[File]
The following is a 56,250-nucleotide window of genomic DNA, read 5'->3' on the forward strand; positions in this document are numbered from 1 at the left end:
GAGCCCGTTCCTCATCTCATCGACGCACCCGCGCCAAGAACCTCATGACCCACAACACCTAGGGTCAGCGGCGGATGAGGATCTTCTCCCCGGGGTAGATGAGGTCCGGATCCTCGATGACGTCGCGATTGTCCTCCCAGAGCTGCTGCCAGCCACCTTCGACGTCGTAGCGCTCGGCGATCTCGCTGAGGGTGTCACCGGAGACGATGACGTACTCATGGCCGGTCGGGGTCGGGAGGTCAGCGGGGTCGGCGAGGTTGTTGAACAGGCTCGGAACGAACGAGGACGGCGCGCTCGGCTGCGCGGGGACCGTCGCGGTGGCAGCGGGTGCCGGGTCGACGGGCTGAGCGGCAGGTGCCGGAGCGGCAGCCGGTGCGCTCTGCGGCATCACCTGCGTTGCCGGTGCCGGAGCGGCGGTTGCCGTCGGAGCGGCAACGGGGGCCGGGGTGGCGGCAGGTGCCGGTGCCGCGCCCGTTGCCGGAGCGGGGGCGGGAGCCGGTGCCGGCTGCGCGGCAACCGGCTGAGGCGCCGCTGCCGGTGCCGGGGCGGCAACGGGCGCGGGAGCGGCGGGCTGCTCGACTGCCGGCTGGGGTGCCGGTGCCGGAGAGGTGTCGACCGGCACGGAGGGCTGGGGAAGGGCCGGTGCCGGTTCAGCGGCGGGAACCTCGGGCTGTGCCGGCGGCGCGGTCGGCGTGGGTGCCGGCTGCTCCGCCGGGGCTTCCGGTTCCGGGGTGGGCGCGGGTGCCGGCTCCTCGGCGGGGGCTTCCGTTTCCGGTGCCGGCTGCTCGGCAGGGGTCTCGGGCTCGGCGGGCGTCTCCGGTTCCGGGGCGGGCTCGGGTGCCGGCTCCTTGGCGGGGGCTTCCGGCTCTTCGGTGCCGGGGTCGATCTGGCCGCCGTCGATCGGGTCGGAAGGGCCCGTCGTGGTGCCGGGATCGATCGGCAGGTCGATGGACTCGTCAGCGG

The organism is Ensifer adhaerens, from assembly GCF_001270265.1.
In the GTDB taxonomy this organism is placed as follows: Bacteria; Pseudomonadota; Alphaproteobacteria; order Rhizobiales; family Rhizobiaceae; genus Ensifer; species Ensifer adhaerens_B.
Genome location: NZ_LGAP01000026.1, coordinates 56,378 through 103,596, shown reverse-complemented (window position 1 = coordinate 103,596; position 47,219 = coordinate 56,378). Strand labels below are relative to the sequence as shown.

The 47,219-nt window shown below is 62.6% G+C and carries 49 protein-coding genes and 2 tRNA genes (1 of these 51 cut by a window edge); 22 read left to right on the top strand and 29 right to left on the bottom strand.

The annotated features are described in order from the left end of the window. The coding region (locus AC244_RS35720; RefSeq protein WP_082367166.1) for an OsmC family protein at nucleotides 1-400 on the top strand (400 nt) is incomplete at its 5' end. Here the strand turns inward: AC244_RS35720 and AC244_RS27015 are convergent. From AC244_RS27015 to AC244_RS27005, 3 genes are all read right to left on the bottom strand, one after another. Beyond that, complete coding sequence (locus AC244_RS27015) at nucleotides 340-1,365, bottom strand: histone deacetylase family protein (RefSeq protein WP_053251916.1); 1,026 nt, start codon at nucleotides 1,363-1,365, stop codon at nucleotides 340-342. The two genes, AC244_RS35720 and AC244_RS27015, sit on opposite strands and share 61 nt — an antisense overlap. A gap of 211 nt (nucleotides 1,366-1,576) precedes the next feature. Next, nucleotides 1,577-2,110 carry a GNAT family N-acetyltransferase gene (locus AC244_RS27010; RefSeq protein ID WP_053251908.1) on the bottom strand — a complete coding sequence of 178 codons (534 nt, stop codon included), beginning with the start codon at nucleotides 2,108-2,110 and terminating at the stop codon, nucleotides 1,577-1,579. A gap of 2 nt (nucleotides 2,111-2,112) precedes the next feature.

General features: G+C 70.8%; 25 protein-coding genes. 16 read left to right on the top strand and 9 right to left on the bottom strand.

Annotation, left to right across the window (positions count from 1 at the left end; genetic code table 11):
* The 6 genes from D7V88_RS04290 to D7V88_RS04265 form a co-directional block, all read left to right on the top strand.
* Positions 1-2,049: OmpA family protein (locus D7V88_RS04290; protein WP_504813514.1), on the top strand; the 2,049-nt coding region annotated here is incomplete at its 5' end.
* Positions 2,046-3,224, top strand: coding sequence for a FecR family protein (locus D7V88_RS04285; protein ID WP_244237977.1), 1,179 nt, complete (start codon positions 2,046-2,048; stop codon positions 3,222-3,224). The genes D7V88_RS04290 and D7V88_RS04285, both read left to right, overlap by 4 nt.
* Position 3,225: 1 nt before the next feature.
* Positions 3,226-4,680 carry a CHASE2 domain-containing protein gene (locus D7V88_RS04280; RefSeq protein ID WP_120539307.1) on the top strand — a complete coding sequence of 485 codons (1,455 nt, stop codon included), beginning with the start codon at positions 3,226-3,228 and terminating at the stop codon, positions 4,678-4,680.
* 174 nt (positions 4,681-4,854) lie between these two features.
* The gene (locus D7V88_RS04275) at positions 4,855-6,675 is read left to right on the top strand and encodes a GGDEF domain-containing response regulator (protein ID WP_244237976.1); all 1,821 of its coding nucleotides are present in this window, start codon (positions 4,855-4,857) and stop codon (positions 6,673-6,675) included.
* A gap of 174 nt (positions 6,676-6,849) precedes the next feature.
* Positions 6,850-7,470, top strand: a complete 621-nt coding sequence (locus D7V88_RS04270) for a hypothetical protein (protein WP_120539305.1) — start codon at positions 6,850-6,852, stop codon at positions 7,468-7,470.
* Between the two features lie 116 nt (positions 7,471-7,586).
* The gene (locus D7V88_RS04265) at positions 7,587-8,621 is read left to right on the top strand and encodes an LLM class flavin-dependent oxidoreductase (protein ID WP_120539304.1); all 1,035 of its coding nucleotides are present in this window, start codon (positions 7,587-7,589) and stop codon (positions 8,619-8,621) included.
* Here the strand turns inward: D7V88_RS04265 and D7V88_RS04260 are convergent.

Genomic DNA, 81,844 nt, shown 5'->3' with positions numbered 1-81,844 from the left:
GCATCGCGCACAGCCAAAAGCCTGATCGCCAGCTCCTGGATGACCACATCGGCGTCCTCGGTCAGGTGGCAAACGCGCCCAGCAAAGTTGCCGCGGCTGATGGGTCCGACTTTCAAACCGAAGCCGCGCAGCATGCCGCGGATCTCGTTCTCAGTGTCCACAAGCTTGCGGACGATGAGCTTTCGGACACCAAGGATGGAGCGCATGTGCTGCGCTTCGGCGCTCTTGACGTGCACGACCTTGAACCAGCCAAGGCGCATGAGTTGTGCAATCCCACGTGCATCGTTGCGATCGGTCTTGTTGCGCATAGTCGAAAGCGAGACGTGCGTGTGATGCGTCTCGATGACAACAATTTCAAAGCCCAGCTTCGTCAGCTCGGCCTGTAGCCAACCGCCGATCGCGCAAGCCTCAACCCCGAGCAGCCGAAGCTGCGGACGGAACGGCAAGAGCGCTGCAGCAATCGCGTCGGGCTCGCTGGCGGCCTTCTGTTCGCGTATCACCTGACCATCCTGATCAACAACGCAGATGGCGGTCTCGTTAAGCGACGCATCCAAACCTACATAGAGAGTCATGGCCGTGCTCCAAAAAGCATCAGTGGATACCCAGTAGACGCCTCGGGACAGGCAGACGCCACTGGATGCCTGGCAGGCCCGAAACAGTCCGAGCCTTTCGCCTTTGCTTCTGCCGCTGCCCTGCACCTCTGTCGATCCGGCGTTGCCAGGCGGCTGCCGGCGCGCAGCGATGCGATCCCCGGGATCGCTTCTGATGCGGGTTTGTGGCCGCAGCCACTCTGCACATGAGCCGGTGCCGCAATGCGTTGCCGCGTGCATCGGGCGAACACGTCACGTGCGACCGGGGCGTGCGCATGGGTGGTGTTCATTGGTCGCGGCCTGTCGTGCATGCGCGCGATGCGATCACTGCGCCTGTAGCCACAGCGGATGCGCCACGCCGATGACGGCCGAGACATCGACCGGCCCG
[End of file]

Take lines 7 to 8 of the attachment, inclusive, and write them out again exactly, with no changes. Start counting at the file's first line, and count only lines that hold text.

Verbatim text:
The annotated features are described in order from the left end of the window. The coding region (locus AC244_RS35720; RefSeq protein WP_082367166.1) for an OsmC family protein at nucleotides 1-400 on the top strand (400 nt) is incomplete at its 5' end. Here the strand turns inward: AC244_RS35720 and AC244_RS27015 are convergent. From AC244_RS27015 to AC244_RS27005, 3 genes are all read right to left on the bottom strand, one after another. Beyond that, complete coding sequence (locus AC244_RS27015) at nucleotides 340-1,365, bottom strand: histone deacetylase family protein (RefSeq protein WP_053251916.1); 1,026 nt, start codon at nucleotides 1,363-1,365, stop codon at nucleotides 340-342. The two genes, AC244_RS35720 and AC244_RS27015, sit on opposite strands and share 61 nt — an antisense overlap. A gap of 211 nt (nucleotides 1,366-1,576) precedes the next feature. Next, nucleotides 1,577-2,110 carry a GNAT family N-acetyltransferase gene (locus AC244_RS27010; RefSeq protein ID WP_053251908.1) on the bottom strand — a complete coding sequence of 178 codons (534 nt, stop codon included), beginning with the start codon at nucleotides 2,108-2,110 and terminating at the stop codon, nucleotides 1,577-1,579. A gap of 2 nt (nucleotides 2,111-2,112) precedes the next feature.

General features: G+C 70.8%; 25 protein-coding genes. 16 read left to right on the top strand and 9 right to left on the bottom strand.